Consumer Durables News

Bank credit has bounced back, but rising interest rates & inflation can be new hurdles


Bank credit growth surged to a nine-year high of 15.5 per cent (year-on-year) for the week ended 26 August. On a month-on-month basis also, credit growth showed an expansion. There has been a broad-based growth in credit demand despite rising interest rates.

While the retail loan growth has been going strong for some months now, the recent pickup in credit by industries — particularly for the large industries — bodes well for India’s economic outlook.

The robust credit growth should sustain amidst the onset of the festive season. However, the slow growth in deposits and the rise in inflation and interest rates could slow the growth of credit.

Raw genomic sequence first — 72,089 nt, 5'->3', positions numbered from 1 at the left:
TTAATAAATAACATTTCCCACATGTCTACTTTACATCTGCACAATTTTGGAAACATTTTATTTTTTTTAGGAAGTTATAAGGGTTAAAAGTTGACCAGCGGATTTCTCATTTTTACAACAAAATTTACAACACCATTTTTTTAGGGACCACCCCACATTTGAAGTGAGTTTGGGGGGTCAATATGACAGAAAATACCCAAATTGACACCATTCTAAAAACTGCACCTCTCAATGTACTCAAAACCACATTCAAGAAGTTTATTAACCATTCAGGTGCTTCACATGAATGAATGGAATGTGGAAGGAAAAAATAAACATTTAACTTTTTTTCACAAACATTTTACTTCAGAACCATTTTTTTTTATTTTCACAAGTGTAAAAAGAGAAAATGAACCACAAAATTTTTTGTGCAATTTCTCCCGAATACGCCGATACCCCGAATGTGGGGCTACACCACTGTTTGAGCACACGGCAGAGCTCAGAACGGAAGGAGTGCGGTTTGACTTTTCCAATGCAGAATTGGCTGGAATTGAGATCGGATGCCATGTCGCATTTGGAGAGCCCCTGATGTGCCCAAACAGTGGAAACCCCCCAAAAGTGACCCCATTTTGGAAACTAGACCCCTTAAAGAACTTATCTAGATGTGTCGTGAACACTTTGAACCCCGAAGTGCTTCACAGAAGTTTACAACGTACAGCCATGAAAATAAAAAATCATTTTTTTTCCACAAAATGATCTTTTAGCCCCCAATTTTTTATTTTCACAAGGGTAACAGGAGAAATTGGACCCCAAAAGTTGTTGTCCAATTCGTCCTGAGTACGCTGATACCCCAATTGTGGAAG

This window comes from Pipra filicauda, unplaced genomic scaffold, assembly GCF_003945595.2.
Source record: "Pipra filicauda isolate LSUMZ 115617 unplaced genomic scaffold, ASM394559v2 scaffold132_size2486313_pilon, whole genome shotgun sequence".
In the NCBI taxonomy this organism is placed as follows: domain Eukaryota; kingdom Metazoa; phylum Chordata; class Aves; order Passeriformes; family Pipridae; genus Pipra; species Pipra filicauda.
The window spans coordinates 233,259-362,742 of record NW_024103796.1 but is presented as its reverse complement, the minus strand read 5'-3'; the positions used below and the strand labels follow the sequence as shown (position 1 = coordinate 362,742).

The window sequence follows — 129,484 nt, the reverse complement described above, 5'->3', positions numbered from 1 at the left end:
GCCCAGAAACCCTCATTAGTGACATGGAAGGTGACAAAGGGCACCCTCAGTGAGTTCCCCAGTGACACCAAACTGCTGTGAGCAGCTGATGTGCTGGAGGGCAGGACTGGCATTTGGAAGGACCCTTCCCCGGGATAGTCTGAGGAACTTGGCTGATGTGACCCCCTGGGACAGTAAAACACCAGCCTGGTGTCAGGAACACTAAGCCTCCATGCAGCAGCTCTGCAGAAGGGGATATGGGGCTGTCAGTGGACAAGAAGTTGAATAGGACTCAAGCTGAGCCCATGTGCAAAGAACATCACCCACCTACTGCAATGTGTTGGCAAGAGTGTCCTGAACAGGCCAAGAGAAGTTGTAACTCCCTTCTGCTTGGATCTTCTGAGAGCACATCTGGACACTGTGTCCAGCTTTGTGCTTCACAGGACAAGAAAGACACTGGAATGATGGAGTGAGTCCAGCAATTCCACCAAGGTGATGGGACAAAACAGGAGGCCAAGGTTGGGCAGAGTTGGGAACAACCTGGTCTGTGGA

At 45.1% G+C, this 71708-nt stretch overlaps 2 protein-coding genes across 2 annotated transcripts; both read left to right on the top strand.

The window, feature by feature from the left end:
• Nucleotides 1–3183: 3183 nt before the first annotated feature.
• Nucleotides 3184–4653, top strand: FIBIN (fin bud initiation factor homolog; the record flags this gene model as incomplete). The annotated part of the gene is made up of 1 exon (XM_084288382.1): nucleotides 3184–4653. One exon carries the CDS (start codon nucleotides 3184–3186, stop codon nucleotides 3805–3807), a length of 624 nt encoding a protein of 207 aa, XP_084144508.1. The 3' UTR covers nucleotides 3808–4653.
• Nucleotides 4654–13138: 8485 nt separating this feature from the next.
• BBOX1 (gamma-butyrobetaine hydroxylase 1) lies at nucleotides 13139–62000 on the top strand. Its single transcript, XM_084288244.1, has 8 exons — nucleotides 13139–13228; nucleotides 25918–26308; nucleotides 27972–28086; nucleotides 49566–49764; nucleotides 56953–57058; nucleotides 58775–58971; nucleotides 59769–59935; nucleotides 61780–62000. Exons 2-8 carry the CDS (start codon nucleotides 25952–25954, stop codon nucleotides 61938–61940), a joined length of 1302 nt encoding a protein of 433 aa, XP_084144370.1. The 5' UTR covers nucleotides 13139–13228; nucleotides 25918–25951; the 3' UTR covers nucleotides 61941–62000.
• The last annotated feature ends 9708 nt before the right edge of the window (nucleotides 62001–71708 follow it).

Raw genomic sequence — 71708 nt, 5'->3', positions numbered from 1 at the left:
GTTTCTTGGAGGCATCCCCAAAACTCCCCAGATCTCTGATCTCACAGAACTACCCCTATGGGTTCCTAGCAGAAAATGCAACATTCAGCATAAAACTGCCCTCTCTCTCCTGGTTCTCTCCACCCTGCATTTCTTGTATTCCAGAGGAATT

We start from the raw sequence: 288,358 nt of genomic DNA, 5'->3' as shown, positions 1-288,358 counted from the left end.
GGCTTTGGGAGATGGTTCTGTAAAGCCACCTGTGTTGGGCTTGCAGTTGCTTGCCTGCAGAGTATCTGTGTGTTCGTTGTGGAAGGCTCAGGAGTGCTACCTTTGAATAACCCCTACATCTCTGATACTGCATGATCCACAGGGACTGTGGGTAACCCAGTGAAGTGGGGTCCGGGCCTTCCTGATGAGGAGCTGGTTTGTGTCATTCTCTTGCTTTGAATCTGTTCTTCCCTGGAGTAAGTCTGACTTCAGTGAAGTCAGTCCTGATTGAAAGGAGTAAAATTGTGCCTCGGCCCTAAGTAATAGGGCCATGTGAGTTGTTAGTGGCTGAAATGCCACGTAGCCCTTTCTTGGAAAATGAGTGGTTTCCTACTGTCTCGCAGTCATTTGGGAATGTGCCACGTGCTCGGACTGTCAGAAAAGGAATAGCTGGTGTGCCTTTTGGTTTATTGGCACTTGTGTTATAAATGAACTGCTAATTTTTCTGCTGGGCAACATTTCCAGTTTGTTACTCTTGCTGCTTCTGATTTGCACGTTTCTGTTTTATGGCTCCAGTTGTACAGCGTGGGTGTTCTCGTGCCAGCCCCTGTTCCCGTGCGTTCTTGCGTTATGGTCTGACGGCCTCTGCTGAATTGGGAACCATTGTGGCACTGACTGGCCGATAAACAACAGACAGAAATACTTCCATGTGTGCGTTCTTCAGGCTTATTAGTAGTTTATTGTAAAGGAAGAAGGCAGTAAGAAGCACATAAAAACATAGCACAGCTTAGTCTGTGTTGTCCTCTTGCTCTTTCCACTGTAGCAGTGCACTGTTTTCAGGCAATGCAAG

Graphic: Ramandeep Kaur | ThePrint

Also Read: Why volatile food prices will keep the heat on India’s consumer inflation level this year


Composition of bank credit

Data on the sectoral composition of bank credit is available at a monthly frequency. The latest data shows that bank credit to industry accelerated to 10.5 per cent in July. In July 2021, credit to industry had slowed to 0.41 per cent.

Within the industry, while credit to micro & small, and medium industries has shown consistent double-digit growth, the encouraging feature has been the revival in credit to large industries. Credit to large industries, which was languishing until May, showed a growth of 5.2 per cent in July. In July last year, credit to large industries had contracted by 3.8 per cent.